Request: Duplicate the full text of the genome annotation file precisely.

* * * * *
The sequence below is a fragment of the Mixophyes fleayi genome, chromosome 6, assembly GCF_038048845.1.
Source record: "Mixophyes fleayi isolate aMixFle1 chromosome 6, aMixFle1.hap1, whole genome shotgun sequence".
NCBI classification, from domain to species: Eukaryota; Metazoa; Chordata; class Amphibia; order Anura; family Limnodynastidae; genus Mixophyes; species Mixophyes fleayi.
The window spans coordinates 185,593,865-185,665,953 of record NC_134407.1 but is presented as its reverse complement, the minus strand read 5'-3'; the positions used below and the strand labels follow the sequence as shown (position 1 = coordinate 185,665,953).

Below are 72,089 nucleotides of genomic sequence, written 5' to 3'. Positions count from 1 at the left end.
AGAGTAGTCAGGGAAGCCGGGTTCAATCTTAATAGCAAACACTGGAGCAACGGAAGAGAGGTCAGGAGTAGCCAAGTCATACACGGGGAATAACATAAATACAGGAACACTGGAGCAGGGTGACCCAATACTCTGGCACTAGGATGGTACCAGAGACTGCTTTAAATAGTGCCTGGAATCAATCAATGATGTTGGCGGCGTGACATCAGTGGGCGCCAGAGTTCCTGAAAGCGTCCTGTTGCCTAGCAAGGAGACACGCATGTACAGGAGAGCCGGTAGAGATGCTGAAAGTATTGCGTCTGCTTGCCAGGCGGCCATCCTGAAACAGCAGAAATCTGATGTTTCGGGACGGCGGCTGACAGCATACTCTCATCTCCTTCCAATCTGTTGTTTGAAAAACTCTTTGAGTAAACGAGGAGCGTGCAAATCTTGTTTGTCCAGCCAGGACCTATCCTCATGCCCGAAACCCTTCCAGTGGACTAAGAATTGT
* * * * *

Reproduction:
The sequence below is a fragment of the Mixophyes fleayi genome, chromosome 6, assembly GCF_038048845.1.
Source record: "Mixophyes fleayi isolate aMixFle1 chromosome 6, aMixFle1.hap1, whole genome shotgun sequence".
NCBI classification, from domain to species: Eukaryota; Metazoa; Chordata; class Amphibia; order Anura; family Limnodynastidae; genus Mixophyes; species Mixophyes fleayi.
The window spans coordinates 185,593,865-185,665,953 of record NC_134407.1 but is presented as its reverse complement, the minus strand read 5'-3'; the positions used below and the strand labels follow the sequence as shown (position 1 = coordinate 185,665,953).

Below are 72,089 nucleotides of genomic sequence, written 5' to 3'. Positions count from 1 at the left end.
AGAGTAGTCAGGGAAGCCGGGTTCAATCTTAATAGCAAACACTGGAGCAACGGAAGAGAGGTCAGGAGTAGCCAAGTCATACACGGGGAATAACATAAATACAGGAACACTGGAGCAGGGTGACCCAATACTCTGGCACTAGGATGGTACCAGAGACTGCTTTAAATAGTGCCTGGAATCAATCAATGATGTTGGCGGCGTGACATCAGTGGGCGCCAGAGTTCCTGAAAGCGTCCTGTTGCCTAGCAAGGAGACACGCATGTACAGGAGAGCCGGTAGAGATGCTGAAAGTATTGCGTCTGCTTGCCAGGCGGCCATCCTGAAACAGCAGAAATCTGATGTTTCGGGACGGCGGCTGACAGCATACTCTCATCTCCTTCCAATCTGTTGTTTGAAAAACTCTTTGAGTAAACGAGGAGCGTGCAAATCTTGTTTGTCCAGCCAGGACCTATCCTCATGCCCGAAACCCTTCCAGTGGACTAAGAATTGT